That said, I'm sure that Celtics fans think that it is their year, too.

There are always some people who believe in conspiracies but I think that most people in America who follow basketball are excited about the matchup.

Your prediction is plausible; mine will be up within the next couple days.

At Saturday, May 31, 2008 12:45:00 PM, Blogger David Friedman said...


I still don't think that the Lakers are the most talented team from top to bottom. Take Kobe out of the equation and compare the roster to Phx, NO, Utah, the Spurs, even Dallas. One on one, is Gasol better than the first or second best players on those teams? Is Odom better than the second or third options? Fisher was a backup for Utah last year. Radmanovic is nothing special. The Lakers look great because Kobe is the best player in the NBA and the rest of the players understand their roles and are well suited for them; once I realized that this was the case, my estimation of their chances increased.

Does Gasol get so many offensive rebounds without Kobe running screen/roll plays and drawing Duncan away from the hoop? Gasol had not won a single playoff game prior to this season and now he is the starting center on the Western Conference champions. We heard all year that Chris Paul made David West better but West's game includes a lot of one on one moves in space that he could do with or without Paul being on the court. Gasol's shooting percentage with the Lakers has skyrocketed due to all the easy shots he gets because of playing alongside Kobe and if Gasol finished some plays with more force then his percentage would be even better.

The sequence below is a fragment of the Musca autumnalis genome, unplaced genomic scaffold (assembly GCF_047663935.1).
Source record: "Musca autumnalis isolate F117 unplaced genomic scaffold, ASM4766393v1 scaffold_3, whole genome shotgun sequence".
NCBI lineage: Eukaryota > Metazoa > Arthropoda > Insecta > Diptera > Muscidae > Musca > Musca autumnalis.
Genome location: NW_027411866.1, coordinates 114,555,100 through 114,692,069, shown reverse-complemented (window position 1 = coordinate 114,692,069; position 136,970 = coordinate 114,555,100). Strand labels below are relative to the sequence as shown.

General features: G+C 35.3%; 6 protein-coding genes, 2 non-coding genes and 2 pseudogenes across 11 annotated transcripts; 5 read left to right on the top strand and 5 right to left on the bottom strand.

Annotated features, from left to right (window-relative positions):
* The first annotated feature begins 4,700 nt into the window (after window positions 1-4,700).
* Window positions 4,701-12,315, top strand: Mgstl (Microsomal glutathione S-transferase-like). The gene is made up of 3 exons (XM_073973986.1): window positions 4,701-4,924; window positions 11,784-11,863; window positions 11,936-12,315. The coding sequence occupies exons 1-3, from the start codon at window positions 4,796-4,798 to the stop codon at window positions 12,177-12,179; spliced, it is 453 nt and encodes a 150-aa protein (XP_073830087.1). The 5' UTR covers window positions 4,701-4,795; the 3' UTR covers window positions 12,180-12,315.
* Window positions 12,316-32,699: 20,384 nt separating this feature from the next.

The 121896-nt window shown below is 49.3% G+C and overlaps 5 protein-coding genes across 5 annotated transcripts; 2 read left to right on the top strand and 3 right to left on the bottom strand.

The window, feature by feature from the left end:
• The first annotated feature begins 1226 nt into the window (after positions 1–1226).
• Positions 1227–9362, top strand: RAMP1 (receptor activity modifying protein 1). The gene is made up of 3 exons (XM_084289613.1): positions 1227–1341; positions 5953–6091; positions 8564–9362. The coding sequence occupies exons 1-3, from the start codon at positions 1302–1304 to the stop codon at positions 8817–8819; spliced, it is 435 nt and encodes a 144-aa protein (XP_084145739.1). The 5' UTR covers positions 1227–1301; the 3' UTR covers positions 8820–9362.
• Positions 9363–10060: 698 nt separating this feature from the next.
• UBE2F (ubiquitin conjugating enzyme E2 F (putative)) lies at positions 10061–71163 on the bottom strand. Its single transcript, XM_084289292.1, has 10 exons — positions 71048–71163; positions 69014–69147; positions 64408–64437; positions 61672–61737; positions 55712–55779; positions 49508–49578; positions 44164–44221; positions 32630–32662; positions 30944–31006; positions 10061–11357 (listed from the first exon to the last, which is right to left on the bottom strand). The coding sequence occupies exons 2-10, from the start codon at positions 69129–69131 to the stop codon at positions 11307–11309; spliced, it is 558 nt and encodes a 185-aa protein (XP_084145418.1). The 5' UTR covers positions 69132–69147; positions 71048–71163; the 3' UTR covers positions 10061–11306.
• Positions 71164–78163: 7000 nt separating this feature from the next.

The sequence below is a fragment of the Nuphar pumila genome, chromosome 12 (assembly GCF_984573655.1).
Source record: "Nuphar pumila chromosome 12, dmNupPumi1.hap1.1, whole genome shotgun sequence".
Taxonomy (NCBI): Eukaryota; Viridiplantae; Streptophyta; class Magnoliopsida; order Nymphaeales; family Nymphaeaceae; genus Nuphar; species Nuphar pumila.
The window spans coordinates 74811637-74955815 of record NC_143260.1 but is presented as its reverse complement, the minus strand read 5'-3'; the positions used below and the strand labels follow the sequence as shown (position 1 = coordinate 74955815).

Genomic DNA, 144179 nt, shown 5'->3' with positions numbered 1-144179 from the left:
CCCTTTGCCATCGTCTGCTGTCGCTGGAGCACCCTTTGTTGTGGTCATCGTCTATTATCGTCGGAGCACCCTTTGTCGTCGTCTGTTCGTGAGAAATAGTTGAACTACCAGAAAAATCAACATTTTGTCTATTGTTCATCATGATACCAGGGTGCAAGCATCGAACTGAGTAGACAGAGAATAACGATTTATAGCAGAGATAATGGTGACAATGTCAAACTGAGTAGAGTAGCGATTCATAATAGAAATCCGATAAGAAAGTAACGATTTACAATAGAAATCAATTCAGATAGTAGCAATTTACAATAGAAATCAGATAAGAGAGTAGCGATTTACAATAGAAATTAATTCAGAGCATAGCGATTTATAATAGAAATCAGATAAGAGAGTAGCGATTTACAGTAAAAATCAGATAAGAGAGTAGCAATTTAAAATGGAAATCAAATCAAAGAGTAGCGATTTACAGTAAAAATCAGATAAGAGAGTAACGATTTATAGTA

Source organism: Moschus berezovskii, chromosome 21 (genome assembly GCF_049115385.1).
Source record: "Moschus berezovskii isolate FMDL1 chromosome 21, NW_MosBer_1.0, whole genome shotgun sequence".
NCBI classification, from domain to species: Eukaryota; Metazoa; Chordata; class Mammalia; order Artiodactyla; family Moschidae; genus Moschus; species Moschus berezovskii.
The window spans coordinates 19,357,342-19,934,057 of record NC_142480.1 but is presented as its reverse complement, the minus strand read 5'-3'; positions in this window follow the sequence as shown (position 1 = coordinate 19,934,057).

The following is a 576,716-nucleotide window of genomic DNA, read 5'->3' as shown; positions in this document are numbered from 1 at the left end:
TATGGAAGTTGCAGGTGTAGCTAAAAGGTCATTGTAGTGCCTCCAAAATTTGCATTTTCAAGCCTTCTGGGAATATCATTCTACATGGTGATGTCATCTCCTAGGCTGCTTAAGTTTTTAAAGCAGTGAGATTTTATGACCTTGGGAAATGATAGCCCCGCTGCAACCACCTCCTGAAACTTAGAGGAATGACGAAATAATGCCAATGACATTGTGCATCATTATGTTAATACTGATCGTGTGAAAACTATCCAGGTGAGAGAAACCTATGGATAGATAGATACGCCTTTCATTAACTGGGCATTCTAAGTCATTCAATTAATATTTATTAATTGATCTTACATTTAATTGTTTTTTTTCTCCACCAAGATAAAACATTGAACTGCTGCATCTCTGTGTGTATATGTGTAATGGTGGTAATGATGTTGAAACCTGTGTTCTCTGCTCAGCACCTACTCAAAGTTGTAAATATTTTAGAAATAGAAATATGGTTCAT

I've said for years that Odom is better as the third guy than the second guy. Now Doug Collins and Magic are saying the same thing in the wake of Gasol's arrival. I am not downgrading Gasol, Odom or anyone else on the team; I am just accurately assessing what they can and cannot do and how much they are benefiting from playing with Kobe.

Kobe's finger will require surgery. It has to be taped to his ring finger because otherwise it would flop to the side like a dead fish. Kobe told me during the All-Star break that it doesn't hurt because he has no feeling in it; he had to change his shooting stroke to compensate for that lack of feeling. I have no idea how serious Manu's injury is but it only gets talked about during his bad games. As I mentioned, Manu put up even worse numbers versus the Lakers in the regular season than he did during the playoffs.